A Pilot Program for Critical Infrastructure

Shining light at the end of the tunnel

The U.S. Cybersecurity and Infrastructure Security Agency’s (CISA) announcement of a pilot program to deliver cybersecurity shared services to critical infrastructure entities is a significant development in bolstering national cybersecurity resilience. This initiative, leveraging CISA’s expertise as a managed service provider, aims to extend robust cybersecurity support to non-federal organizations, particularly those most in need.

Owner/operators of the 16 critical infrastructure categories are eligible for the program. In summary the program aims to accomplish the following:

  1. Streamlines and Harmonizes Cyber Incident Reporting: The recommendations aim to simplify and unify the process of reporting cyber incidents. This includes establishing clear definitions, timelines, and triggers for reportable cyber incidents, and creating a standard reporting form for federal agencies. This effort is geared towards reducing the burden on critical infrastructure partners and enhancing the federal government’s ability to identify trends in malicious cyber activities.
  2. Provides Clarity and Consistency in Information-Sharing: The guidelines stress the importance of clear, consistent guidelines for information-sharing in the aftermath of a cyber-attack. This is crucial for private sector partners to effectively mitigate the impacts of such incidents. The clarity provided by these guidelines is expected to improve understanding of the cyber threat landscape, assist in recovery from disruptions, and help prevent future attacks.
  1. Establishes a Framework for Collaborative Development Among and Between Federal Agencies: The recommendations were developed in collaboration with the Cyber Incident Reporting Council (CIRC), involving over 50 different federal cyber incident reporting requirements. This extensive analysis and engagement with various industry and private sector stakeholders underscore the comprehensive and collaborative approach taken in formulating these recommendations.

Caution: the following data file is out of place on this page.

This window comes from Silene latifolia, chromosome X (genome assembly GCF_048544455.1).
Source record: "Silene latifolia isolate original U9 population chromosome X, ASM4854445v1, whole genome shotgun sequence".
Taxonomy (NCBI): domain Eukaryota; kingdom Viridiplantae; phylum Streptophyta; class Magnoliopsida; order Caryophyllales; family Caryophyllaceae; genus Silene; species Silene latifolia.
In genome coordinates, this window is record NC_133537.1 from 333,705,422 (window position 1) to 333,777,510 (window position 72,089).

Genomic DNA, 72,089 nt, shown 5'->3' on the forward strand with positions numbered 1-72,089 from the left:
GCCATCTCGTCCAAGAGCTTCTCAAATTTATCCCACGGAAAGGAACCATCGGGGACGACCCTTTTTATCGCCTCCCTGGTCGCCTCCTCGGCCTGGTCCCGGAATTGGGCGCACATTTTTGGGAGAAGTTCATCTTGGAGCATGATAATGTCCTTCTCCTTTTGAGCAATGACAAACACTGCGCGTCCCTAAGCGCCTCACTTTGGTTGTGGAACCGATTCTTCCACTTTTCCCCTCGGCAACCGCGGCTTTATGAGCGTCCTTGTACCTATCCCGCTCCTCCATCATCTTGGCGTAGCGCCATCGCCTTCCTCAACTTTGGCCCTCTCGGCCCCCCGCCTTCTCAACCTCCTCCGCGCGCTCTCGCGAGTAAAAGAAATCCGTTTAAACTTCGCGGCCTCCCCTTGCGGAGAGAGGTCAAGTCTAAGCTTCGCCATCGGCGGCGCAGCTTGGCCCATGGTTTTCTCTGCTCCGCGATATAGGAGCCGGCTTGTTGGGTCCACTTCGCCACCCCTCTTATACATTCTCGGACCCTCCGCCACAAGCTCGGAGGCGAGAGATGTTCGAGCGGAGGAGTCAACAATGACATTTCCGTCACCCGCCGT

2. Balances Information Needs with Industry Burdens: Recognizing the critical role of reporting in cybersecurity, the guidance also acknowledges the need to balance information requirements with the burdens placed on the industry. This balance is aimed at ensuring that the reporting requirements are as efficient and non-redundant as possible.
  3. Provides for Wide Representation in the CIRC: The CIRC includes representation from 33 federal agencies, indicating the broad scope and inter-agency collaboration in addressing cyber incident reporting. This wide representation ensures a diverse range of perspectives and expertise in developing effective cybersecurity strategies.

Key implementation features of the pilot program include:

  • Expanded Reach of CISA Services: The pilot program seeks to scale CISA-managed cybersecurity services to critical infrastructure segments, offering cost-effective solutions for better insight into threats and establishing a common baseline of cyber protection.
  • Focus on Vulnerable Sectors: Initial deployment targets sectors like healthcare, water, and K-12 education, reflecting CISA’s ‘Target Rich, Resource Poor’ strategy.
  • Shared Cybersecurity Services Portfolio: This offers access to commercial cyber threat intelligence and services, enhancing the capabilities of federal and selected non-federal entities.
  • Engagement and Customization: CISA is conducting roundtables and information sessions with critical infrastructure partners across all regions and sectors to tailor services to their unique needs and challenges.
  • Introduction of Protective DNS Resolver: Initially available to federal agencies, this service, now extended to pilot participants, uses threat intelligence to prevent connections to malicious domains, significantly reducing common cyber risks.
  • Insight Gathering and Strategy Development: Insights from the pilot and discussions with infrastructure entities will inform CISA’s strategies to better serve national critical infrastructure organizations.
  • Response to Escalating Cyber Threats: The program is a response to the increasing frequency and severity of cyber-attacks on critical infrastructure, exemplified by incidents like the Colonial Pipeline attack and threats from sophisticated hacker groups.
  • Resource Accessibility: CISA has published resources like the Security Planning Workbook to aid critical infrastructure asset owners and operators in their security planning, making cybersecurity more accessible to a wider audience.
  • Collaborative Efforts Against Emerging Threats: Recent joint advisories between CISA, DOD and the FBI demonstrate the collaborative efforts of U.S. federal government agencies with advanced cybersecurity expertise in addressing new and rapidly evolving cyber threats.

Overall, this initiative represents a proactive and collaborative approach to enhancing the cybersecurity posture of critical infrastructure sectors, addressing the growing complexity and impact of cyber threats in the modern landscape.

In summary, the CISA guidance supporting this pilot program represents a significant step in enhancing the resilience and security of critical infrastructure against cyber threats. By providing clear reporting guidelines, fostering collaborative development, and balancing industry needs, the guidance aims to improve the nation’s overall cybersecurity posture.

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